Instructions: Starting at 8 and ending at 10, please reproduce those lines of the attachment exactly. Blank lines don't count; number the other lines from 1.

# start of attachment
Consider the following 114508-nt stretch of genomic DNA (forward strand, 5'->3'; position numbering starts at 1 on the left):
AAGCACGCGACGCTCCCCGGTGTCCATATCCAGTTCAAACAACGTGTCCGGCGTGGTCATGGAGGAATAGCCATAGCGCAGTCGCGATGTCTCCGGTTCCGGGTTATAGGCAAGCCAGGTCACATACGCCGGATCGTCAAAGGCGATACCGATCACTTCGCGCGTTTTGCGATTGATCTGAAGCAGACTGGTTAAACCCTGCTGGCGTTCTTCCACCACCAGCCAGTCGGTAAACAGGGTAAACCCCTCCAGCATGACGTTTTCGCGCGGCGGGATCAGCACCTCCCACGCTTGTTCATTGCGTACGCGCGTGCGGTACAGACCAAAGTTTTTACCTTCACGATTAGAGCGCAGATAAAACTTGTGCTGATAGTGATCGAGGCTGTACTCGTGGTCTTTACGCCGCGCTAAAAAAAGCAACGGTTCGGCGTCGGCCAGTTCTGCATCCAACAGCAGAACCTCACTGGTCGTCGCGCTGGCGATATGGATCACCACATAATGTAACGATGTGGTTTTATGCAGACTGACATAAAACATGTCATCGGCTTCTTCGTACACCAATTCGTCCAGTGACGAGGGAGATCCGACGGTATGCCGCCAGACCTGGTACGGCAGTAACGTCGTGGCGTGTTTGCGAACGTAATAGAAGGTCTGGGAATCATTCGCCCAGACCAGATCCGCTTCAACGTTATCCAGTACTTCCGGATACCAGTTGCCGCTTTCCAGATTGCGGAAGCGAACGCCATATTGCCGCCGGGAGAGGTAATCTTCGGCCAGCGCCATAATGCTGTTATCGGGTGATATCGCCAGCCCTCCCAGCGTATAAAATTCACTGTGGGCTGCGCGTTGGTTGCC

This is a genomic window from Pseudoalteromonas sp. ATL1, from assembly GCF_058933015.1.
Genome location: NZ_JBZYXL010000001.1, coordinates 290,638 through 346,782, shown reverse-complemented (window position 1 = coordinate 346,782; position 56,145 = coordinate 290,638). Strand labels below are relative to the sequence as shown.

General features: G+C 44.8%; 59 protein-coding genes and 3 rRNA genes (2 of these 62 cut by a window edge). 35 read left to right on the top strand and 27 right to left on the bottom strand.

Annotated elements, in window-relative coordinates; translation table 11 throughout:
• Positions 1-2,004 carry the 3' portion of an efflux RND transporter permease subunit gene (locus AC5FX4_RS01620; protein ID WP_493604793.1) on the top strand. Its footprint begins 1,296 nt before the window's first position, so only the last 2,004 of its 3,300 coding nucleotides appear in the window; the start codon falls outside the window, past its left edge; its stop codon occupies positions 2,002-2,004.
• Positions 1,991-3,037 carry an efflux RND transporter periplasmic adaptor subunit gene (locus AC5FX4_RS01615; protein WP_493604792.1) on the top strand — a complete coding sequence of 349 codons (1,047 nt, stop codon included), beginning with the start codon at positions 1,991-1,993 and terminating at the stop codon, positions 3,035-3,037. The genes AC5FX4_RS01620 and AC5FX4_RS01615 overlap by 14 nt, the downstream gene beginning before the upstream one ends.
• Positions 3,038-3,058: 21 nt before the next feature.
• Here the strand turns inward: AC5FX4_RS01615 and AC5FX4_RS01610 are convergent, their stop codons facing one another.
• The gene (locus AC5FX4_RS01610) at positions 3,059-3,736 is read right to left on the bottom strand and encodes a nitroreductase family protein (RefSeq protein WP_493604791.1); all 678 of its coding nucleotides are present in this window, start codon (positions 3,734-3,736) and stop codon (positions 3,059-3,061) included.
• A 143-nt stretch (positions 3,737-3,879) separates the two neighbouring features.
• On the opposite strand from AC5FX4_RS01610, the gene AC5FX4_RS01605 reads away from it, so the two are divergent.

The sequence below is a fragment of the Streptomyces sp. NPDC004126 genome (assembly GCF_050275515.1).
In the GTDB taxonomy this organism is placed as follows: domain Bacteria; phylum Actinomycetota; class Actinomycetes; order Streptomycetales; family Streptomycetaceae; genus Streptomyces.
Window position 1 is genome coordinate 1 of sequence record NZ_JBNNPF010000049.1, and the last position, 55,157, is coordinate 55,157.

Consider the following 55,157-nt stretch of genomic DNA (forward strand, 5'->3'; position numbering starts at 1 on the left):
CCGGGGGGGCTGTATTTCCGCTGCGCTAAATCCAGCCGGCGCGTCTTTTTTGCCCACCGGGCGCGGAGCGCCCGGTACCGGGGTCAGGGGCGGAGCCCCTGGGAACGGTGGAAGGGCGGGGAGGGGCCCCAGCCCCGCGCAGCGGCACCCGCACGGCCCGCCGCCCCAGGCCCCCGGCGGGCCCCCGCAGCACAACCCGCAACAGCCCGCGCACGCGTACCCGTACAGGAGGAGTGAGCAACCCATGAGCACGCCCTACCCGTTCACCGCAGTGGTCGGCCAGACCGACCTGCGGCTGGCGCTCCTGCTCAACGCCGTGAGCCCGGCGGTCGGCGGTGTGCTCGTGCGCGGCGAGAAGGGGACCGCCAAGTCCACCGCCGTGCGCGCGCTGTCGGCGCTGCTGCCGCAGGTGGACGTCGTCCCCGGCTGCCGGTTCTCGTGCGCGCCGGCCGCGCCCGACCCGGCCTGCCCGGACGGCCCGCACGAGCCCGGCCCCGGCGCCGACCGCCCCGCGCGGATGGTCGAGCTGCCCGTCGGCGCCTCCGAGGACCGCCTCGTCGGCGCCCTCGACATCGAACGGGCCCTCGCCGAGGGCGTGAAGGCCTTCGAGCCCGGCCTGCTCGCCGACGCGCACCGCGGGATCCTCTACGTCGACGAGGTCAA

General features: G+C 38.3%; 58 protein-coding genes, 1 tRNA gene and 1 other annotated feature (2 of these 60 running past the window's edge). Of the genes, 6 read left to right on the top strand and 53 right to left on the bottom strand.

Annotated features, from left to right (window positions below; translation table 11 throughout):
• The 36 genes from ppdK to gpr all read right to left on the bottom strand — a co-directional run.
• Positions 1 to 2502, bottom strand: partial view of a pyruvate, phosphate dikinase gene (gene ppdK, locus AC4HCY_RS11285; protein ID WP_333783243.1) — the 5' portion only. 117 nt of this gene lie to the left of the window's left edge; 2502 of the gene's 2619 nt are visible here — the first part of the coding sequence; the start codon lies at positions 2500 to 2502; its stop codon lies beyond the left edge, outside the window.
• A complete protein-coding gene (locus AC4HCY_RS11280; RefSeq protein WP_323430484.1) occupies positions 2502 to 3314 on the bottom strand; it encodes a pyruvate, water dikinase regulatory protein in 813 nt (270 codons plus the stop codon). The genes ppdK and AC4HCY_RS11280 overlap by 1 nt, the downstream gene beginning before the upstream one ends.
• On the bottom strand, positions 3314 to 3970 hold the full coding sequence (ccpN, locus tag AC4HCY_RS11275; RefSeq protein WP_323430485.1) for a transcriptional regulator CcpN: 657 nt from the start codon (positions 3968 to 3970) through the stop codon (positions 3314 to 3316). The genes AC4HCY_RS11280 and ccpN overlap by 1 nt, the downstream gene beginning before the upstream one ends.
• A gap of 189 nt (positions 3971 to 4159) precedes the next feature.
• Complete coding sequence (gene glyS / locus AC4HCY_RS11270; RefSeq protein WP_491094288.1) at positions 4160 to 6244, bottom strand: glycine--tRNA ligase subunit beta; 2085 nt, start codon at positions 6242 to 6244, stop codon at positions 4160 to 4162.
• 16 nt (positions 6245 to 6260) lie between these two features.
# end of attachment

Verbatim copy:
• Positions 1,991-3,037 carry an efflux RND transporter periplasmic adaptor subunit gene (locus AC5FX4_RS01615; protein WP_493604792.1) on the top strand — a complete coding sequence of 349 codons (1,047 nt, stop codon included), beginning with the start codon at positions 1,991-1,993 and terminating at the stop codon, positions 3,035-3,037. The genes AC5FX4_RS01620 and AC5FX4_RS01615 overlap by 14 nt, the downstream gene beginning before the upstream one ends.
• Positions 3,038-3,058: 21 nt before the next feature.
• Here the strand turns inward: AC5FX4_RS01615 and AC5FX4_RS01610 are convergent, their stop codons facing one another.